RFB: Hello Par, and welcome to Radio Free Brooklyn! Tell us a little bit about the path(s) that led to you doing your show.
PN: I am a concert presenter by profession and came up with an idea to do a large-scale music festival for climate change in 2016, essentially a next-generation Live Aid but for climate change. I worked on it for four years and it would have taken place in 2020 … but the COVID-19 pandemic stopped the project in its tracks. Throughout this process, I got the idea of doing a radio show where I used the music of a particular country or region of the world as a gateway to discussing and understanding how climate change affects it. My specific background in presenting concerts of international musicians gives me a unique knowledge of music from all over the world. Doing a radio show became an opportunity to shed light on the microcosms of climate crisis seen through the lens of how it specifically affects a part of the world.
RFB: Why did you choose RFB?
PN: My old friend Jon Reid has a show on Radio Free Brooklyn called Race To The Bottom, and recommended me. We used to be neighbors when I lived in Asheville, North Carolina and he performed at a music festival I produced there. To give you an idea of how long we’ve known each other, I remember being at a gathering at his apartment to watch the election results when Obama won in 2008.
RFB: Educating people about the realities of climate change is paramount to our collective survival! Where did your interest in this area come from, and how do you research and put together each show?
PN: I’ve been an environmentalist throughout my life, and grew up with an activist background. My father was a radical at Kent State University in the 1960s, and a member of the Weathermen branch of Students for a Democratic Society (SDS), members of which later broke off as the Weather Underground. (He stayed true to his non-violent school of protest, though, in the spirit of Dr. Martin Luther King Jr.) And over the past two decades it became more and more clear to me that climate change was the most significant threat faced by our planet. To research each show, I pick a region of the world and reach out to activists and people there for their perspective so I can have a better understanding from someone who is actually living that reality day to day.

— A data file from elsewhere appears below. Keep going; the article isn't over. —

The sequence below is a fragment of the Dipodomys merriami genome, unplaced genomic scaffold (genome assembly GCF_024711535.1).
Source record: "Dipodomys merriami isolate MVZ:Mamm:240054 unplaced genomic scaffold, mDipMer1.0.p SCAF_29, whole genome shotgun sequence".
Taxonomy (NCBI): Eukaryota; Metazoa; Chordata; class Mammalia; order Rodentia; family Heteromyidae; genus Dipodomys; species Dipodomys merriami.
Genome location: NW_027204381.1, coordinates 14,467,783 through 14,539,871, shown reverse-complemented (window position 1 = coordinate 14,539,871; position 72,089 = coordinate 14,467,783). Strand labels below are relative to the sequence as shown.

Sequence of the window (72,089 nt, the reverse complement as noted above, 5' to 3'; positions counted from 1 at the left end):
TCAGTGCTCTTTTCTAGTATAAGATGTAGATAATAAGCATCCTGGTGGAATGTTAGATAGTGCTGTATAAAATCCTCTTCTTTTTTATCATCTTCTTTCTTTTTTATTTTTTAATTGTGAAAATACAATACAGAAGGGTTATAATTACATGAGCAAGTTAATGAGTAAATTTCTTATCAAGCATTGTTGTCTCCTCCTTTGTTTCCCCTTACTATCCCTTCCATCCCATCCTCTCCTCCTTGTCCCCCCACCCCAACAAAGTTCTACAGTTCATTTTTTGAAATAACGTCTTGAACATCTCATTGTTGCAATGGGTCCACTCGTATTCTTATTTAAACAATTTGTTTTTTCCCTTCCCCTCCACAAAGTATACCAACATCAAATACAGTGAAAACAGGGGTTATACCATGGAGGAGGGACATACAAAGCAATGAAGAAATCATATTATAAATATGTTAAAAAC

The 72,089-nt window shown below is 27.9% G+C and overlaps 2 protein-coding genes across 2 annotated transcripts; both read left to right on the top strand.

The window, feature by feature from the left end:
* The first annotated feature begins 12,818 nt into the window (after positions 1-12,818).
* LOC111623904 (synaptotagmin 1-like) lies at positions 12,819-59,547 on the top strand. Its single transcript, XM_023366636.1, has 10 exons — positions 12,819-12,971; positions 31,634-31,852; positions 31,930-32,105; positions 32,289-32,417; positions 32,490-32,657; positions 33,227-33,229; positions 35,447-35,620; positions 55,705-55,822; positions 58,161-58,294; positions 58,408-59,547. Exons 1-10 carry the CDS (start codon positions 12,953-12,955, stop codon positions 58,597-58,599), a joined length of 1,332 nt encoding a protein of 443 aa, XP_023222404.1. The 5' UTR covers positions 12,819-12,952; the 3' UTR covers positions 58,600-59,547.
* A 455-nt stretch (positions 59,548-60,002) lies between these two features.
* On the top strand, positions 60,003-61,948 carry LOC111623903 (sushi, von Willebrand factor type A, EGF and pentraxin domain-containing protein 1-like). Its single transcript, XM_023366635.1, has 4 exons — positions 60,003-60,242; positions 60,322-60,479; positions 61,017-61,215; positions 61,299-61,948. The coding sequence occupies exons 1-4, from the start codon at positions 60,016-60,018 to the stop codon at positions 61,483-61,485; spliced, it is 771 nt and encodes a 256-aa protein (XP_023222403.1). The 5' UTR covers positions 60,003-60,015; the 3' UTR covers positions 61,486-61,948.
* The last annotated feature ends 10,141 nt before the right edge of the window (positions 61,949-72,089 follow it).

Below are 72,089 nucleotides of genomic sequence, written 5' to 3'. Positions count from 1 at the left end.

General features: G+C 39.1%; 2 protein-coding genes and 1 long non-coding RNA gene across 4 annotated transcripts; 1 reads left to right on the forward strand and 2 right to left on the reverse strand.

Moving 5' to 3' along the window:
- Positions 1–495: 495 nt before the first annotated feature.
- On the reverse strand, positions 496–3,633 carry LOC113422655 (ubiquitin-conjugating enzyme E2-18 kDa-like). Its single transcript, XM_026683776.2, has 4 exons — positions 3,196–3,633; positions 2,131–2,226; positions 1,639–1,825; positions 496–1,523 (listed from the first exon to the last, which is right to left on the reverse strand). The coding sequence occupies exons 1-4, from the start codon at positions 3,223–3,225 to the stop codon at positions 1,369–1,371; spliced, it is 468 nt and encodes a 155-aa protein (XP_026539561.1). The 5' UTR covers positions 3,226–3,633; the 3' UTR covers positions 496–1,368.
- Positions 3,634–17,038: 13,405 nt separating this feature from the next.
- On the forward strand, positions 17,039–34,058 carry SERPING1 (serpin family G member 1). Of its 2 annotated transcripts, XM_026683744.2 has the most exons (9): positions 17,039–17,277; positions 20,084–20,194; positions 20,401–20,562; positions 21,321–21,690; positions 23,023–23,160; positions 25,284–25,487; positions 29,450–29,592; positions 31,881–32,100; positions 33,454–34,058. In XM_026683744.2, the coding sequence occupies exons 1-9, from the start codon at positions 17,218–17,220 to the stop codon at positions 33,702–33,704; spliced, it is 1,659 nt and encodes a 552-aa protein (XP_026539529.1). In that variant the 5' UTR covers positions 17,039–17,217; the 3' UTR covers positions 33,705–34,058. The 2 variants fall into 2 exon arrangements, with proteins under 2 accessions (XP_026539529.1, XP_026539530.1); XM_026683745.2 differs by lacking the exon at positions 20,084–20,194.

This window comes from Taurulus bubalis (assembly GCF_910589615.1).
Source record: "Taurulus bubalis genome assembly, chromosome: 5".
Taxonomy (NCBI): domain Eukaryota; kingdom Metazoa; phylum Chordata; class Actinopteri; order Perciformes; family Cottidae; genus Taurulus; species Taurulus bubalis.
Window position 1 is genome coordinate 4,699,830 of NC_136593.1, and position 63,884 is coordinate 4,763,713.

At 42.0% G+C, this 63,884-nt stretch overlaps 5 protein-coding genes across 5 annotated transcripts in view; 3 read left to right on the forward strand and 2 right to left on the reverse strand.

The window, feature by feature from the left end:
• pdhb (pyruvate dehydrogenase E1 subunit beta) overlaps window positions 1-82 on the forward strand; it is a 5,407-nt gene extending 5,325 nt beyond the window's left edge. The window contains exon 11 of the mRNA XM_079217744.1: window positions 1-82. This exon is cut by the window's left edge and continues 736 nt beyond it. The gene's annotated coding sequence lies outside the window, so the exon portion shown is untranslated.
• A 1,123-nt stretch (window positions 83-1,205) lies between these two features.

RFB: With a new administration now in Washington, D.C., what do you hope will be their priorities in this area? Do you have any hope for lasting change?
PN: The next decade is going to require extremely bold action if we are going to be successful in combating climate change. My top reason for voting for Biden was that between the two candidates he had by far the more serious approach. I am hopeful … I have to be.
RFB: The pandemic continues, but that hasn’t stopped you from debuting a show! Tell us the challenges and rewards of your process so far — and about your in-home studio setup.
PN: It’s been challenging because communication is not as easy now. People have very serious immediate priorities that might make it difficult to take time out of their day to be interviewed for a radio show. But at the same time, the people I interview care about this issue and find the time. As for my home setup, I used to be a professional DJ so it’s not much of a stretch to make the switch to a radio show format. I’m obsessive about music, and have about 6,000 records in my collection, plus cassettes of music from all over the world (because for some music that’s the only physical format it exists on). For equipment: I have mics, a MOTU audio interface, turntables, a cassette deck, a CD player and my computer, plus Cubase audio editing software.
RFB: What is the takeaway you hope people get from Climate Radio Atlas?
PN: That tangible results of climate change exist all over the world. It’s far beyond theory, it’s a global reality and you can see its effects in real life examples in every corner of the world. Climate change can seem to be a broad and overwhelming issue, but if you focus on specific examples — for example, the Amazon forest burning in Brazil, and how that not only affects that country but the entire world — I think it becomes easier for people to wrap their heads around it. And then it becomes a discussion of let’s address this specific problem, which leads to how we address the global crisis. It’s the old adage of “think globally, act locally.”
It’s one thing to imagine or read about what a climate activist is doing in Brazil; it’s much more powerful to hear it coming from them in their own words. Ultimately, I think the groundswell of social change on climate change is going to come from people who are working at the local level all over the world. And that will collectively push the needed action on what is, arguably, the most global issue there is.
Tune in to Climate Radio Atlas Wednesdays at 2:00 pm.
Photo of Par among his vinyl collection: Dennis Brewster Fuller.